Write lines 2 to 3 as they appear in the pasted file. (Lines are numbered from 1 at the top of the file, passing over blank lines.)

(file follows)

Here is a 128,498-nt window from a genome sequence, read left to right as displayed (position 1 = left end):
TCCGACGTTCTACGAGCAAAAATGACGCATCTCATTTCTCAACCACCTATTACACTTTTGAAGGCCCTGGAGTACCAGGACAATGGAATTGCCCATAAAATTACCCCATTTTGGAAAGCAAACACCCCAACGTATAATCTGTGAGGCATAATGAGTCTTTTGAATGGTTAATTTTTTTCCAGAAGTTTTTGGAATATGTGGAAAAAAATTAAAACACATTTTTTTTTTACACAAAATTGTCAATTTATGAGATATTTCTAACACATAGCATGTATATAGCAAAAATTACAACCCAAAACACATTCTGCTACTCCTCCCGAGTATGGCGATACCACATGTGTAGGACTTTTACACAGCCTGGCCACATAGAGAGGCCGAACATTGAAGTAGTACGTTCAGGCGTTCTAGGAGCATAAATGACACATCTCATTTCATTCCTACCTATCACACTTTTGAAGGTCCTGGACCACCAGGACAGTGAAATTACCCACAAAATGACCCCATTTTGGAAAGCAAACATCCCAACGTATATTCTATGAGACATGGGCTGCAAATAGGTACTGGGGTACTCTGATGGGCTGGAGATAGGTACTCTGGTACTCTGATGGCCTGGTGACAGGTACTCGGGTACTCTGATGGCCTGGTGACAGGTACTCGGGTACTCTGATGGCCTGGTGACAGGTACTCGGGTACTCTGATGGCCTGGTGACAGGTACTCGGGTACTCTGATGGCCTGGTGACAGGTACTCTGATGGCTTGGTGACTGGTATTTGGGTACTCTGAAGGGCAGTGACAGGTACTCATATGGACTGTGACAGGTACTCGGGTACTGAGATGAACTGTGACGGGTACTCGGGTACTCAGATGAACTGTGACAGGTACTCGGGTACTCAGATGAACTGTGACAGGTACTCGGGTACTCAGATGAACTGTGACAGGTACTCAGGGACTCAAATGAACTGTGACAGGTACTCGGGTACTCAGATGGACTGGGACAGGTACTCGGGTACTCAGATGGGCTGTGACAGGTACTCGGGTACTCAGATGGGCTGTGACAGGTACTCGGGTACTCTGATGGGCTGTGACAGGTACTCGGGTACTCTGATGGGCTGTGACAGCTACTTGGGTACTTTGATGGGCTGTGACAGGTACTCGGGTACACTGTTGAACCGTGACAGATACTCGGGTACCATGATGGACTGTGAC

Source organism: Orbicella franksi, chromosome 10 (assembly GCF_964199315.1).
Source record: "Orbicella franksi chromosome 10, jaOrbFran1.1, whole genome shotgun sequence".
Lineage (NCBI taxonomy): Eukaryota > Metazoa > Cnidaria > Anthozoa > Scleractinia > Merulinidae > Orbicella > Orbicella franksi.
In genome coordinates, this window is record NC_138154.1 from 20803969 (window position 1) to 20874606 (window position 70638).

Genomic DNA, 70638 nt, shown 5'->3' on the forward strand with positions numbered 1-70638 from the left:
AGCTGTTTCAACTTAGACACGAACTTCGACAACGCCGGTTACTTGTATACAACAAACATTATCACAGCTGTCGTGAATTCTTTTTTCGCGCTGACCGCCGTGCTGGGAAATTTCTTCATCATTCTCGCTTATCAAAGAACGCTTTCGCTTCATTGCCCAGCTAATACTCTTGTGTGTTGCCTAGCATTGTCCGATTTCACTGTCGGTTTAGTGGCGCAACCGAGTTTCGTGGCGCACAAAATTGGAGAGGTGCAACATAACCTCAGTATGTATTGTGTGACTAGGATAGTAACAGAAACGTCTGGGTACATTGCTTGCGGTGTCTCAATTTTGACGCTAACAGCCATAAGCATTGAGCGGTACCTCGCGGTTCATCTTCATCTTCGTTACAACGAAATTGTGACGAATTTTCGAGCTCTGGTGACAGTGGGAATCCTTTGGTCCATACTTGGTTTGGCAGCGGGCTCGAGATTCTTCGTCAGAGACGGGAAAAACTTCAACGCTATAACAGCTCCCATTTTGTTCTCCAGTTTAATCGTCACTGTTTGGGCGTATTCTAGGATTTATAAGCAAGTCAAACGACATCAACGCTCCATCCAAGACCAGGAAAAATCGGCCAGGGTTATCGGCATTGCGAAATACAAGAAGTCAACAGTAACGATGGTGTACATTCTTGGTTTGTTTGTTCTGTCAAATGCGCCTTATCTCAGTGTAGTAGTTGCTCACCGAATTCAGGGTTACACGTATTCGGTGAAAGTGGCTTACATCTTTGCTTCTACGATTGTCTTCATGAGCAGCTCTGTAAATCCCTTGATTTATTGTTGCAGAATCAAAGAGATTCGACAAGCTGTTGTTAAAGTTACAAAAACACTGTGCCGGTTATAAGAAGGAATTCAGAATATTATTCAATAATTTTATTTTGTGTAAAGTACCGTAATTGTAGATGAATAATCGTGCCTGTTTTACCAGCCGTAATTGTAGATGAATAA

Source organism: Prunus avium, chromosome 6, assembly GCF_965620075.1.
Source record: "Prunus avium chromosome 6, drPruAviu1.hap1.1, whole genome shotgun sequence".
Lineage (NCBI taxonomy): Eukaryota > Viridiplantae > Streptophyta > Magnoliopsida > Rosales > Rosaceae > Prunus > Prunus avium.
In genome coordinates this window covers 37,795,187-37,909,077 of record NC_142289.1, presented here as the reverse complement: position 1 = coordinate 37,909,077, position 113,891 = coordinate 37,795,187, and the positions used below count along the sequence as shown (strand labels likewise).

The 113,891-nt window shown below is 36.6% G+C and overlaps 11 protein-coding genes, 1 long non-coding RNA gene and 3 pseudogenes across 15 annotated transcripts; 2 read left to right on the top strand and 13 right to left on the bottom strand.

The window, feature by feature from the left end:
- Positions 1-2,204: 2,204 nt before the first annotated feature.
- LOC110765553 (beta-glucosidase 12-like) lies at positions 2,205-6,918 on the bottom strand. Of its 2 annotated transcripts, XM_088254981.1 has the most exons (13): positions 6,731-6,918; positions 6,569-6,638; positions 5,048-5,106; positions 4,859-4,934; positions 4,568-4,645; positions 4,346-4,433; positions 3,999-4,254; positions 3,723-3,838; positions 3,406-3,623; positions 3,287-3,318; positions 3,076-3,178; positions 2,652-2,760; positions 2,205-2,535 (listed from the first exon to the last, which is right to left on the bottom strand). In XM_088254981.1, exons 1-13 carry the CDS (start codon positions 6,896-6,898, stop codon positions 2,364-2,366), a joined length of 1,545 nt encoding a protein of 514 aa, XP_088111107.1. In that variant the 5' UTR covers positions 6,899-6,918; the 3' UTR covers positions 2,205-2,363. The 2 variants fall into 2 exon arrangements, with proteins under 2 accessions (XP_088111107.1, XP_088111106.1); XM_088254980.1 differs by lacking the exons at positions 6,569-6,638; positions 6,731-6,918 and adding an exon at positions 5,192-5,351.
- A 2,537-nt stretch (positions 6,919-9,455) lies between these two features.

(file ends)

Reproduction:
TCCGACGTTCTACGAGCAAAAATGACGCATCTCATTTCTCAACCACCTATTACACTTTTGAAGGCCCTGGAGTACCAGGACAATGGAATTGCCCATAAAATTACCCCATTTTGGAAAGCAAACACCCCAACGTATAATCTGTGAGGCATAATGAGTCTTTTGAATGGTTAATTTTTTTCCAGAAGTTTTTGGAATATGTGGAAAAAAATTAAAACACATTTTTTTTTTACACAAAATTGTCAATTTATGAGATATTTCTAACACATAGCATGTATATAGCAAAAATTACAACCCAAAACACATTCTGCTACTCCTCCCGAGTATGGCGATACCACATGTGTAGGACTTTTACACAGCCTGGCCACATAGAGAGGCCGAACATTGAAGTAGTACGTTCAGGCGTTCTAGGAGCATAAATGACACATCTCATTTCATTCCTACCTATCACACTTTTGAAGGTCCTGGACCACCAGGACAGTGAAATTACCCACAAAATGACCCCATTTTGGAAAGCAAACATCCCAACGTATATTCTATGAGACATGGGCTGCAAATAGGTACTGGGGTACTCTGATGGGCTGGAGATAGGTACTCTGGTACTCTGATGGCCTGGTGACAGGTACTCGGGTACTCTGATGGCCTGGTGACAGGTACTCGGGTACTCTGATGGCCTGGTGACAGGTACTCGGGTACTCTGATGGCCTGGTGACAGGTACTCGGGTACTCTGATGGCCTGGTGACAGGTACTCTGATGGCTTGGTGACTGGTATTTGGGTACTCTGAAGGGCAGTGACAGGTACTCATATGGACTGTGACAGGTACTCGGGTACTGAGATGAACTGTGACGGGTACTCGGGTACTCAGATGAACTGTGACAGGTACTCGGGTACTCAGATGAACTGTGACAGGTACTCGGGTACTCAGATGAACTGTGACAGGTACTCAGGGACTCAAATGAACTGTGACAGGTACTCGGGTACTCAGATGGACTGGGACAGGTACTCGGGTACTCAGATGGGCTGTGACAGGTACTCGGGTACTCAGATGGGCTGTGACAGGTACTCGGGTACTCTGATGGGCTGTGACAGGTACTCGGGTACTCTGATGGGCTGTGACAGCTACTTGGGTACTTTGATGGGCTGTGACAGGTACTCGGGTACACTGTTGAACCGTGACAGATACTCGGGTACCATGATGGACTGTGAC

Source organism: Orbicella franksi, chromosome 10 (assembly GCF_964199315.1).